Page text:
COUNT ON FABRAZYME.

Choose the proven therapy for Fabry disease with over 17 years of experience.1

MECHANISM OF ACTION

Count on Fabrazyme: Can be used regardless of genotype or disease severity.1

FABRAZYME: For patients with any level of enzyme activity.1

Fabrazyme is a fully functional enzyme, with an amino acid sequence identical to the body’s own native enzyme.1 Fabrazyme binds to a natural receptor on the cell surface, allowing it to be internalized.16 Once inside the cell, Fabrazyme is directly transported to the lysosome.1,16 In the lysosome, Fabrazyme hydrolyzes GL-3, resulting in clearance of accumulated GL-3 in major organs.1

WATCH THIS VIDEO TO LEARN HOW FABRAZYME WORKS TO CLEAR GL-3.

Count on FABRAZYME. Count on experience.

FABRAZYME is the longest-studied Fabry disease therapy.17

Fabrazyme has over 17 years of real-world experience
Fabrazyme has been chosen for more than 5000 patients worldwide

CLINICAL STUDIES

COUNT ON FABRAZYME.

FABRAZYME was proven to clear GL-3 in as quickly as 5 months in the capillary endothelium of the kidney, heart, and skin.1

Study 1: At 5 months, a GL-3 inclusion score of 0 was achieved in the capillary endothelium of the: Kidney 20 (69%) Fabrazyme patients compared with 0 (0%) placebo patients; Heart: 21 (72%) Fabrazyme patients compared with 1 (3%) placebo patient; Skin: 29 (100%) Fabrazyme patients compared with 1 (3%) placebo patient.1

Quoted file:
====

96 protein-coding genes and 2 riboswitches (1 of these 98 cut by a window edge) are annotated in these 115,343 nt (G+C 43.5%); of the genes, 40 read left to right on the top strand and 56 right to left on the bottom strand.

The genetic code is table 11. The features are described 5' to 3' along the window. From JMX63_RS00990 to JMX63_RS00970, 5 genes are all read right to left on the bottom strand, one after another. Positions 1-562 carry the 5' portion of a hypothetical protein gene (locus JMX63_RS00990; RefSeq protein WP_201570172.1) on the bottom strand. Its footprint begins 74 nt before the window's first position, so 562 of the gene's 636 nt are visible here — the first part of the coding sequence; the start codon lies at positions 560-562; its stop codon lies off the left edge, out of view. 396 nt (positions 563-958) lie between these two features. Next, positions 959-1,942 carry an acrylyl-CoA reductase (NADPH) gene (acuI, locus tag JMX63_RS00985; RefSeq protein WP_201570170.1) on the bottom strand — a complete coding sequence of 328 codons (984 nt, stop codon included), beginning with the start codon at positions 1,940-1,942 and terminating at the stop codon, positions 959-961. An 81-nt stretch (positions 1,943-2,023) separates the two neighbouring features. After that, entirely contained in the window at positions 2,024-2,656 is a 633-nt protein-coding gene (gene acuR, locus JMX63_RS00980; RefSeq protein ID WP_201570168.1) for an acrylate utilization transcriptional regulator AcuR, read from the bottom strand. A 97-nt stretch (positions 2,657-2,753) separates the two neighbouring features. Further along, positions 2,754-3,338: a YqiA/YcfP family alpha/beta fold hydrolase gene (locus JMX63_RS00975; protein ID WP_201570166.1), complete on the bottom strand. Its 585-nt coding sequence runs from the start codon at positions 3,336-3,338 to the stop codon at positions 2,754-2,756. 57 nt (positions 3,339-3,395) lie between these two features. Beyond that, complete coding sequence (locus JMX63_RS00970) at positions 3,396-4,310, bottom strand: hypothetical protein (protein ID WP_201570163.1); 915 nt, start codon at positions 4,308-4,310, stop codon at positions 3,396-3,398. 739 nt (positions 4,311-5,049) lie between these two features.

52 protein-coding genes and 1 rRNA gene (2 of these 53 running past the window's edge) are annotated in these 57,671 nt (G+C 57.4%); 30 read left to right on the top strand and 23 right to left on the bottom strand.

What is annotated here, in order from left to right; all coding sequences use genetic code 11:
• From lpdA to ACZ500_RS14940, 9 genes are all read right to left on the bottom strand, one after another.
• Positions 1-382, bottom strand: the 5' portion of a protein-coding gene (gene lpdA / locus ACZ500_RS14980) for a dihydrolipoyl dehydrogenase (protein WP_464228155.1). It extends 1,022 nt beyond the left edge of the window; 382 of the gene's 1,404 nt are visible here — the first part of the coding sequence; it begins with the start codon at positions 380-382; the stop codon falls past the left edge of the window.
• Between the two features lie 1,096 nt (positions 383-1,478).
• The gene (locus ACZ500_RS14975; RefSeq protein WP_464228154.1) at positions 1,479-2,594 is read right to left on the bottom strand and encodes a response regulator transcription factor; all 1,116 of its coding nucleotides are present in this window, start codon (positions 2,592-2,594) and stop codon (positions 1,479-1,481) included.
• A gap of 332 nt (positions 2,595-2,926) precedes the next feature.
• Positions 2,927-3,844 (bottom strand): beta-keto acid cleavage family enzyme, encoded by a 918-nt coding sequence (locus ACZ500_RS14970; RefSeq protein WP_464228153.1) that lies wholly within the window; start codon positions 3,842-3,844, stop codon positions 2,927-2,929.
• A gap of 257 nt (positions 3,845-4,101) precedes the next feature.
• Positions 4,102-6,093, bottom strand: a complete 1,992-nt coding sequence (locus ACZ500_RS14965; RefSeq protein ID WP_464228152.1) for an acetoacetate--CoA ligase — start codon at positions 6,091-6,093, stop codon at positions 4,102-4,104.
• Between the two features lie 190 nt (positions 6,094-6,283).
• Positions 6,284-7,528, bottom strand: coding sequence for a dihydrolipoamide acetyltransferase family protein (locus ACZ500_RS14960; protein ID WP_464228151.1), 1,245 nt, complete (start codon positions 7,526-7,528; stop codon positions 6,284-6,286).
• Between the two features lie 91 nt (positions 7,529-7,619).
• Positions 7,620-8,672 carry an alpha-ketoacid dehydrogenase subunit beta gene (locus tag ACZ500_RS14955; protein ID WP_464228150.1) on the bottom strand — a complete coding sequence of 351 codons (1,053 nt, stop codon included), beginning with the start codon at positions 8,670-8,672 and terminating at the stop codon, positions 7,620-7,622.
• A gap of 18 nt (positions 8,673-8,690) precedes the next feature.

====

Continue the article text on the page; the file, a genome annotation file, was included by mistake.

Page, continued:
Study 1 open-label extension: At 6 months, the majority of patients treated with Fabrazyme had a GL-3 inclusion score of 0 in the capillary endothelium of the kidney, heart, and skin.1

FABRAZYME rapidly normalized plasma GL-3 and maintained it for up to 5 years.1,19

  • Similar long-term responses were seen in a majority of patients, with sustained GL-3 clearance in the capillary endothelium of the kidney (8/8) and heart (6/8) at 4.5 years.1

FABRAZYME WAS EVALUATED FOR OUTCOMES IN CLINICALLY SIGNIFICANT EVENTS.*

A smaller percentage of patients in the FABRAZYME treatment group experienced a clinically significant event.1

28% of Fabrazyme-treated patients versus 42% of placebo-treated patients experienced a clinically significant event

HAD RENAL, CARDIAC, CEREBROVASCULAR EVENTS, OR DEATH*

  • 28% (14 of 51) of Fabrazyme-treated patients versus 42% (13 of 31) of placebo-treated patients experienced a clinically significant event (HR 0.57, 95% CI: 0.27, 1.22, P= 0 .14)
  • The primary efficacy endpoint was the time to first occurrence of a clinically significant event (renal, cardiac, or cerebrovascular event, or death)

The study included patients aged 20 to 72 years (median age: 45), with a baseline median plasma αGAL level of 1.5 nmol/hour/mL (range: 0 to 1.5). Patients included had advanced Fabry disease with mild-to-moderate kidney dysfunction at baseline (median eGFR of 52 mL/min/1.73m2 [range: 25 to 113])1

Study design: A randomized, double-blind, placebo-controlled, multinational, multicenter study of 82 patients (72 males and 10 females) with Fabry disease, all naive to enzyme replacement therapy. Patients were randomly assigned to Fabrazyme 1 mg/kg or placebo every 2 weeks for up to 35 months (median follow up 18.5 months).

FABRAZYME IN PEDIATRIC POPULATIONS.